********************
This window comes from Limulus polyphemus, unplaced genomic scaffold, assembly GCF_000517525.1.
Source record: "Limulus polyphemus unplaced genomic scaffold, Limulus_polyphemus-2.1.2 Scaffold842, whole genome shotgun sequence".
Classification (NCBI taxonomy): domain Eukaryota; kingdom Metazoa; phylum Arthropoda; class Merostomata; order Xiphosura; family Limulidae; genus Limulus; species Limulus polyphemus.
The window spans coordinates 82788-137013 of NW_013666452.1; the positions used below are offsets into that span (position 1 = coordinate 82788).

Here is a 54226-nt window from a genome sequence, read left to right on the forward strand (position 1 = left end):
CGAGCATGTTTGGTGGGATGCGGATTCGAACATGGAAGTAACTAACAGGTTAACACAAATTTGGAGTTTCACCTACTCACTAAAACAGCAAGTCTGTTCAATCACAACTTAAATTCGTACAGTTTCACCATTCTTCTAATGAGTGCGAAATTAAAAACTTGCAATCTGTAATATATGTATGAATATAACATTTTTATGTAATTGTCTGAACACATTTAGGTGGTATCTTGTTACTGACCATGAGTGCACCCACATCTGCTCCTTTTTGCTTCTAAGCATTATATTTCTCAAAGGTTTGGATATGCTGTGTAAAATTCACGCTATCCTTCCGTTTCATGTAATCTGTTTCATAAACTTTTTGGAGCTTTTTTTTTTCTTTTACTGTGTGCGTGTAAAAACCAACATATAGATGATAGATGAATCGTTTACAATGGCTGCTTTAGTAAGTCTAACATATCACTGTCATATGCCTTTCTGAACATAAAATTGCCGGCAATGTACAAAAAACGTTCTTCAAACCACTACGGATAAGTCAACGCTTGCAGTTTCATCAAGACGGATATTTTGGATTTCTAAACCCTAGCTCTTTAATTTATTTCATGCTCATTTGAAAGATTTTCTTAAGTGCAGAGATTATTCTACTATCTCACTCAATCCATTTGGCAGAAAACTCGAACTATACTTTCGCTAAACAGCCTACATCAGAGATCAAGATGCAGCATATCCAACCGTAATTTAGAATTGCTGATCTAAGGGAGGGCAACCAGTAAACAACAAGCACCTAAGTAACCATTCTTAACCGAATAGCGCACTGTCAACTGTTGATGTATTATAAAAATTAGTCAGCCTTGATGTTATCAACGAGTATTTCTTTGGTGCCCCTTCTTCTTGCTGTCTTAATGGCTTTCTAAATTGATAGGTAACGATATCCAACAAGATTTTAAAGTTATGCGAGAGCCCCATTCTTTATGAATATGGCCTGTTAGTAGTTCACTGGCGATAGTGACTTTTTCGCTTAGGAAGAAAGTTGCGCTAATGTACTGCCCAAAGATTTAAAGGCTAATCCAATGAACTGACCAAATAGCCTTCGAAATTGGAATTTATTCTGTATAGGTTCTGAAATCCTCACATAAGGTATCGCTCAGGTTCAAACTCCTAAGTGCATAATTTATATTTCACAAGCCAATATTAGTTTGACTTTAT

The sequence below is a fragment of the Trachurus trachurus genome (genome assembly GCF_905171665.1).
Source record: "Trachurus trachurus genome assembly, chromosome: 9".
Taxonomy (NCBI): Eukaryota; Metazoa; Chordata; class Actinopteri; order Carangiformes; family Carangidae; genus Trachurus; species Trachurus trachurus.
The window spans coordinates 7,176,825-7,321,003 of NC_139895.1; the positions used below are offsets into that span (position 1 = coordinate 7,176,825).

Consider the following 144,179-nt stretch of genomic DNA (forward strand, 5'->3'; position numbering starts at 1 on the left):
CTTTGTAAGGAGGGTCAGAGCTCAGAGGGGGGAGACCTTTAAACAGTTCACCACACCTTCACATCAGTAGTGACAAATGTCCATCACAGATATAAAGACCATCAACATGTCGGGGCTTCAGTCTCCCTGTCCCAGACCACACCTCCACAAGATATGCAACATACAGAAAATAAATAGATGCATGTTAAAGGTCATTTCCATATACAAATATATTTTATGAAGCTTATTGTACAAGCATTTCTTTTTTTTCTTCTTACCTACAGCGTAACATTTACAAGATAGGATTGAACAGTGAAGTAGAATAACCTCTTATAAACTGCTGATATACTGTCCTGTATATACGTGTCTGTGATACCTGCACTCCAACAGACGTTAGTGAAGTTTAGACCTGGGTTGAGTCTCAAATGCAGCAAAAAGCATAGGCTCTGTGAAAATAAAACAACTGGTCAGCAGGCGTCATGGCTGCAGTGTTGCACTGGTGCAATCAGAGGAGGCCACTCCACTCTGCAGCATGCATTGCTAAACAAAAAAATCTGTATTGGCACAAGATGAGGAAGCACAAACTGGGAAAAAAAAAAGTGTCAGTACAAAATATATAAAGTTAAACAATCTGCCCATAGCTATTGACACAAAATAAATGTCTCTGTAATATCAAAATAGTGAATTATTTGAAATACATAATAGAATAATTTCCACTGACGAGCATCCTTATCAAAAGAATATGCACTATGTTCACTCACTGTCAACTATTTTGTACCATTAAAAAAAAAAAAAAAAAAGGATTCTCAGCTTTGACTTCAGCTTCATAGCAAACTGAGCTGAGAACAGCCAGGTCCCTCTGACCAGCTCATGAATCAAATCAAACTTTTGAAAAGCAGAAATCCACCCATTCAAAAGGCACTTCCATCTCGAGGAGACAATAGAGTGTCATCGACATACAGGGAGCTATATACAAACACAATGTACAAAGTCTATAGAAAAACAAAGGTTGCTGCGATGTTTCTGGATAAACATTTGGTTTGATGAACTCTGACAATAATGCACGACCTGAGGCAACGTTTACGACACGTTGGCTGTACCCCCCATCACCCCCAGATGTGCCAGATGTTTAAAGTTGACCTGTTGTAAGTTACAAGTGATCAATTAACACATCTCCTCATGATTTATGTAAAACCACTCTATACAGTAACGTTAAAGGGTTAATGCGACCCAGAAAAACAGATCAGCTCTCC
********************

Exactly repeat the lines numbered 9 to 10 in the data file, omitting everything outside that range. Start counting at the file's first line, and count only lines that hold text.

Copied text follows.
Taxonomy (NCBI): Eukaryota; Metazoa; Chordata; class Actinopteri; order Carangiformes; family Carangidae; genus Trachurus; species Trachurus trachurus.
The window spans coordinates 7,176,825-7,321,003 of NC_139895.1; the positions used below are offsets into that span (position 1 = coordinate 7,176,825).